An examination of grants awarded by ELDP from 2002 to 2009 (the figures for the 2010 grant round are not yet available) reveals some interesting trends. In the 8 year period ELDP awarded 193 grants worth GBP 7.3million (at an average of GBP 37,000 per grant, though they range from GBP 1,436 to GBP 128,188, with 77 (40%) valued at GBP 10,000 or less). If we look at geographical distributions, in terms of number of grants awarded, most went for work on languages located in Central and South America (53), followed by Asia (38), Australia-Pacific (35), Africa (31), North America (15) and Europe (15). In contrast, the location of host institutions to which the grants were paid reveals an almost opposite distribution: Europe (80), North America (64), Australia-Pacific (24), Central and South America (14) with Asia (9) and Africa (4) well behind. The following bar chart shows this (red bars show where the host institutions are located while green bars show where the languages being documented are located).
If we look at the geographical distribution of the value of grants awarded, the figures are even more skewed. European host institutions received GBP 2.85million (40% of the total), and North American institutions GBP 2.15million (30%). The remaining 30% was very unevenly split between Australia-Pacific at GBP 1.16million (16%), Asia GBP 483,000 (7%) and Africa with GBP 138,000 (2%). In other words, 16% of ELDP grants have been allocated for work on African languages but only 2% of the funds awarded went to African institutions. For Asia the situation is slightly better: 20% of ELDP grants were for Asian languages and 7% of the funds have gone to Asian institutions. This bar chart shows the value by continent for host institutions (red bars) and regions where the languages are spoken (green bars):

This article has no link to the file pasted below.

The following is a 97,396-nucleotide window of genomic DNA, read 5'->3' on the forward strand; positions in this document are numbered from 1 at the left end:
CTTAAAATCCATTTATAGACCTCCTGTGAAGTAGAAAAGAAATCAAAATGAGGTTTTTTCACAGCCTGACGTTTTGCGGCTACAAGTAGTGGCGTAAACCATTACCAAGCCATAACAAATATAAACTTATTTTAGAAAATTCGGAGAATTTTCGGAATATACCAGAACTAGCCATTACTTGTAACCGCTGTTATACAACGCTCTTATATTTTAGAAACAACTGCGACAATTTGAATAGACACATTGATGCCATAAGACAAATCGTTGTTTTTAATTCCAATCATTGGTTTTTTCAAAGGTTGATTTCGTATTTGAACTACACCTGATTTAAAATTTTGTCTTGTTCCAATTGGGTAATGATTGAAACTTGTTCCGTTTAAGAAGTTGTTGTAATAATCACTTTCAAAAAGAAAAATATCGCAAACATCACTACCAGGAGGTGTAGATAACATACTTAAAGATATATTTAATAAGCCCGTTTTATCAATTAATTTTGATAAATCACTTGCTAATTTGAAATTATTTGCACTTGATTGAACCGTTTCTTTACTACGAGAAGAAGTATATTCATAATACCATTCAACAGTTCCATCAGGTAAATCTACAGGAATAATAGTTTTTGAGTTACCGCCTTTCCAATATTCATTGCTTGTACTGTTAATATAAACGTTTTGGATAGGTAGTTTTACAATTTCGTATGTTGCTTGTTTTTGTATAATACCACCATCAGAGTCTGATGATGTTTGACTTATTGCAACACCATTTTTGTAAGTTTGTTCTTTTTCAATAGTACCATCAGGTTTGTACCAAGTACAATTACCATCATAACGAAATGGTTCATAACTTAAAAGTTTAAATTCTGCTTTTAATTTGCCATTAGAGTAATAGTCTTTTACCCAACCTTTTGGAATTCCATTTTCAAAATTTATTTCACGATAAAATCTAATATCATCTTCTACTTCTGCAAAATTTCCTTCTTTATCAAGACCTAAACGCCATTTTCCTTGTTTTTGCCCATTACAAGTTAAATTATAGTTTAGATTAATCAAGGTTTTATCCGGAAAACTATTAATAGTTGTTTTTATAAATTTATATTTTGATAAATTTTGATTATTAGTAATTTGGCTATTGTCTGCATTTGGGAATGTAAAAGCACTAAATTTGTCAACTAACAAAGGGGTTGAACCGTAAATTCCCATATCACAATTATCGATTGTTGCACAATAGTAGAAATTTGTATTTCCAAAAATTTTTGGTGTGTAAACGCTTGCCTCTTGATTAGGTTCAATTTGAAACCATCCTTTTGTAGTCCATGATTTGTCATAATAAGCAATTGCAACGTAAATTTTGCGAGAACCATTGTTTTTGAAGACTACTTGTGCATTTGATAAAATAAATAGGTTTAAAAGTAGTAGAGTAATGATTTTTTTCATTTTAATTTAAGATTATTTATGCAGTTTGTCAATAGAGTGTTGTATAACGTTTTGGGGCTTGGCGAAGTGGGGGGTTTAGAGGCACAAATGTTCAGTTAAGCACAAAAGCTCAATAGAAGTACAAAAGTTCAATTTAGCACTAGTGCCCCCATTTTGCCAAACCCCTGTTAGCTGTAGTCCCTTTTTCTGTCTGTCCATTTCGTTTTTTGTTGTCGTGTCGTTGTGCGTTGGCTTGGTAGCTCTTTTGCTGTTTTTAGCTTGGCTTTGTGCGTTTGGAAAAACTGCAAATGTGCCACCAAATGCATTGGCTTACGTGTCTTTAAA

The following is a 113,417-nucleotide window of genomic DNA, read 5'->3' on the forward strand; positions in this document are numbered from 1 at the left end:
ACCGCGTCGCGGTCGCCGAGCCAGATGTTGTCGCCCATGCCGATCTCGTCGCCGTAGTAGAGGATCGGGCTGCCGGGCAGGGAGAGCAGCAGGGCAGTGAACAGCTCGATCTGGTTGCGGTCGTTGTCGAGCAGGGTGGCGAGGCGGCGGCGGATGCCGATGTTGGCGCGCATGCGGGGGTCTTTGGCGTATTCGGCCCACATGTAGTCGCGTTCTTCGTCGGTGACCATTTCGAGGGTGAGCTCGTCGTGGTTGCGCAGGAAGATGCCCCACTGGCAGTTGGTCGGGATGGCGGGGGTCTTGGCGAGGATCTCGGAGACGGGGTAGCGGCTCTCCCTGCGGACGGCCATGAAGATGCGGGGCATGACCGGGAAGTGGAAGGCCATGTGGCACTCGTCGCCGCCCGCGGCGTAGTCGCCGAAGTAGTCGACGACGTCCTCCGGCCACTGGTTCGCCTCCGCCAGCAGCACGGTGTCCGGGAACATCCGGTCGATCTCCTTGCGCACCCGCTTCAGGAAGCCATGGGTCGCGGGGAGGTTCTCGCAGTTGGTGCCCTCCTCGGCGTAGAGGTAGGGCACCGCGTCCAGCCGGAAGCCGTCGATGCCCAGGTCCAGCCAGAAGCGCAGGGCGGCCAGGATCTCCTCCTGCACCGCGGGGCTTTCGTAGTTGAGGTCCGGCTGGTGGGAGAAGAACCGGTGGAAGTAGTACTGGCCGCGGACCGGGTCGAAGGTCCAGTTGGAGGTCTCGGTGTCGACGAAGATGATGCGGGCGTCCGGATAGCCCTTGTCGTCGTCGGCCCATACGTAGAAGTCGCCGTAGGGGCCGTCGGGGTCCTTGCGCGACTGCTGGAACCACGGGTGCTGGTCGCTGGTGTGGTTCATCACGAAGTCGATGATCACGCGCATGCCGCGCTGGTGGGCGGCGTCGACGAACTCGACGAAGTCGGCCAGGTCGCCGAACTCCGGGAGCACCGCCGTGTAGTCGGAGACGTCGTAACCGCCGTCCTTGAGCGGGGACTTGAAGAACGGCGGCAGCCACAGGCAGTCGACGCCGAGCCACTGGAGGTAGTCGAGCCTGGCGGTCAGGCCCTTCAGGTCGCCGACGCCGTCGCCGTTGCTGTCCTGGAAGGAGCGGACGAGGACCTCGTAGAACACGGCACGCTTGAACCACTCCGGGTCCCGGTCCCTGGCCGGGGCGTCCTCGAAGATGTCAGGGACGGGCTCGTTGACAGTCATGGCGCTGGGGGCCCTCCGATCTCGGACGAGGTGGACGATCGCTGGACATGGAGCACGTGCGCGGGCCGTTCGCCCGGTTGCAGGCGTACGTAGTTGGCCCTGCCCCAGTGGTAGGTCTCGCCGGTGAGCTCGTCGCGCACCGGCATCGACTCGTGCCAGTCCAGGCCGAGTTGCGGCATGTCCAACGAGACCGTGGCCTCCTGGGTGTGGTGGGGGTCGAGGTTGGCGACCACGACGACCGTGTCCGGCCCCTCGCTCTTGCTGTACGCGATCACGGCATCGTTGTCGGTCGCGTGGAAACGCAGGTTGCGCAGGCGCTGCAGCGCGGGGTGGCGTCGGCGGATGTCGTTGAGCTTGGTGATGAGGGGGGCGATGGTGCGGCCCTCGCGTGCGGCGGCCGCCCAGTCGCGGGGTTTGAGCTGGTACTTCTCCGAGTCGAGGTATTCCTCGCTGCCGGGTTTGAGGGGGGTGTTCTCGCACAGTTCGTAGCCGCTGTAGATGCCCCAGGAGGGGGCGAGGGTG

I have not been able to analyse the figures over time fully yet but my impression is that African, Asian and Latin American based scholars are showing more success in recent funding application rounds than they did back in 2002-2003. Whether these trends might continue into the future will be interesting to watch.